- preparedness of Member States by requiring them to be appropriately equipped, e.g. via a Computer Security Incident Response Team (CSIRT) and a competent national NIS authority,
- cooperation among all the Member States, by setting up a Cooperation Group, in order to support and facilitate strategic cooperation and the exchange of information among Member States. They will also need to set a CSIRT Network, in order to promote swift and effective operational cooperation on specific cybersecurity incidents and sharing information about risks,
- a culture of security across sectors which are vital for our economy and society and moreover rely heavily on ICTs, such as energy, transport, water, banking, financial market infrastructures, healthcare and digital infrastructure. Businesses in these sectors that are identified by the Member States as operators of essential services will have to take appropriate security measures and to notify serious incidents to the relevant national authority. Also key digital service providers (search engines, cloud computing services and online marketplaces) will have to comply with the security and notification requirements under the new Directive.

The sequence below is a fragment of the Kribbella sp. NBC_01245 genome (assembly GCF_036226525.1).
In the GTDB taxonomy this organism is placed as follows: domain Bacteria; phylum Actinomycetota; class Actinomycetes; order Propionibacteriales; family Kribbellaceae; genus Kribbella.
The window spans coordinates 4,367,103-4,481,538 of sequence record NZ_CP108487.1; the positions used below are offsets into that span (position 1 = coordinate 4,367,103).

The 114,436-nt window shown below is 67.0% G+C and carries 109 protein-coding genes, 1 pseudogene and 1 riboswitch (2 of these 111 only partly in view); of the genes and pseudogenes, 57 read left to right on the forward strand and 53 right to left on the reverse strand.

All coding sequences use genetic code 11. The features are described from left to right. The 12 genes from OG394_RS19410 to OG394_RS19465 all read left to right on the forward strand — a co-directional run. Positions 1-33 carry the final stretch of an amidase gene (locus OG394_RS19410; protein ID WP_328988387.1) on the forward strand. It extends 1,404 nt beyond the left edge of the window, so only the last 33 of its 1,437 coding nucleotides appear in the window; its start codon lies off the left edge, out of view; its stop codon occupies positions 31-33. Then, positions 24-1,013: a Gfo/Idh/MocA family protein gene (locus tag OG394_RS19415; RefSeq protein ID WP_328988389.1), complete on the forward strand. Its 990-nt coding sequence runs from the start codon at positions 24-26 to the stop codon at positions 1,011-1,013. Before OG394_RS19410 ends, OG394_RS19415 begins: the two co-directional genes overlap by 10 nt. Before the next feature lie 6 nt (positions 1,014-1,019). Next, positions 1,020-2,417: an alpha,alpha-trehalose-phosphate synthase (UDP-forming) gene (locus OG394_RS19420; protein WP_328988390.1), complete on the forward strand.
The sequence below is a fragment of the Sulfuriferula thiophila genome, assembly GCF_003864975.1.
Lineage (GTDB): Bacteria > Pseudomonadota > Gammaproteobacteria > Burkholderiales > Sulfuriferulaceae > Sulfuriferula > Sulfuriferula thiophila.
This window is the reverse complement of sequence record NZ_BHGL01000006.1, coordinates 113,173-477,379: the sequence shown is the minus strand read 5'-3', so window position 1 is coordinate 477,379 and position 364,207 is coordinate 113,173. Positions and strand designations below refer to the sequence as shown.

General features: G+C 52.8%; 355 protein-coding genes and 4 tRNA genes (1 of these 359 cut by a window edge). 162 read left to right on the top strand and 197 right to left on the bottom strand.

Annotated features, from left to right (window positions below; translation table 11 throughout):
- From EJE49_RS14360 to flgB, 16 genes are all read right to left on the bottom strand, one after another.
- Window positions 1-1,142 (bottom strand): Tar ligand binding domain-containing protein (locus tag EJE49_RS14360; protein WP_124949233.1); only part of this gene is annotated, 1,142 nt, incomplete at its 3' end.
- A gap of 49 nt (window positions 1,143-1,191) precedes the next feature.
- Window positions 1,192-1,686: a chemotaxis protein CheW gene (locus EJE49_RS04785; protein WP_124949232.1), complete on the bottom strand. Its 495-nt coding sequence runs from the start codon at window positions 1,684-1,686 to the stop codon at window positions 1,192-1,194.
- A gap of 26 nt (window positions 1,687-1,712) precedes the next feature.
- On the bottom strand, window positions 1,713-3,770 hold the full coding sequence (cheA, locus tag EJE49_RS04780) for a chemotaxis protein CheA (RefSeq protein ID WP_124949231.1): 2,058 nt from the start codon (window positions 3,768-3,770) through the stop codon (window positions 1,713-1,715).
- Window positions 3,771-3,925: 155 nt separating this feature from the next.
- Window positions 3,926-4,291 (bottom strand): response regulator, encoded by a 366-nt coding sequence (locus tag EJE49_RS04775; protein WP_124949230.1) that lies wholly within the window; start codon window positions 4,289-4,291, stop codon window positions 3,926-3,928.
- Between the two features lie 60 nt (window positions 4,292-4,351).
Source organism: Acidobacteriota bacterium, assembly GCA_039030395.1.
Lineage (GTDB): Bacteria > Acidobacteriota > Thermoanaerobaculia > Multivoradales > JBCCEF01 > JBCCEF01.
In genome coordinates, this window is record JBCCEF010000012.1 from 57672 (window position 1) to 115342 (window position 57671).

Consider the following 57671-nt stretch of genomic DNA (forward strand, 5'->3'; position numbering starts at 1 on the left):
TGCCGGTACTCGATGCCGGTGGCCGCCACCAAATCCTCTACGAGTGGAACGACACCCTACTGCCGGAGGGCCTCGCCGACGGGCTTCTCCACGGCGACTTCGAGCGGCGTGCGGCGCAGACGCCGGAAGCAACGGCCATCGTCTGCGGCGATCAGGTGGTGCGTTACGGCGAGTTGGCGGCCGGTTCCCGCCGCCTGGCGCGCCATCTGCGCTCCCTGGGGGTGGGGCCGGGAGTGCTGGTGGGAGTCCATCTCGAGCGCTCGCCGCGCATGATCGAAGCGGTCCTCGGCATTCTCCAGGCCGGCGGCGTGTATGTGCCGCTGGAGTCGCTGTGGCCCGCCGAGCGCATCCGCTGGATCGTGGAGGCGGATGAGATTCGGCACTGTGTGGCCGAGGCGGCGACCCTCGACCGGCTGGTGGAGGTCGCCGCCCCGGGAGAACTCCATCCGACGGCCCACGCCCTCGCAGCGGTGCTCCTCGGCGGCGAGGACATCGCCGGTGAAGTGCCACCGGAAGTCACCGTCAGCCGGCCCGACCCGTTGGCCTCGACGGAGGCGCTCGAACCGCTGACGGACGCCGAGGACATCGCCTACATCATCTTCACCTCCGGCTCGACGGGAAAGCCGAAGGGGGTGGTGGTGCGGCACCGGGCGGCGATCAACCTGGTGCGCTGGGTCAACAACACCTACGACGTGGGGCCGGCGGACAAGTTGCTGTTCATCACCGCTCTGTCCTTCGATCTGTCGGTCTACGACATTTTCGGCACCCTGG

Article 23 of the Directive requires the European Commission to review the functioning of this Directive periodically. Review of the Directive was accomplished and the Proposal for directive on measures for high common level of cybersecurity across the Union (NIS2) was presented on 15 December 2020. The new Commission proposal aims to address the deficiencies of the previous NIS Directive, to adapt it to the current needs and make it future-proof. Key elements of NIS2: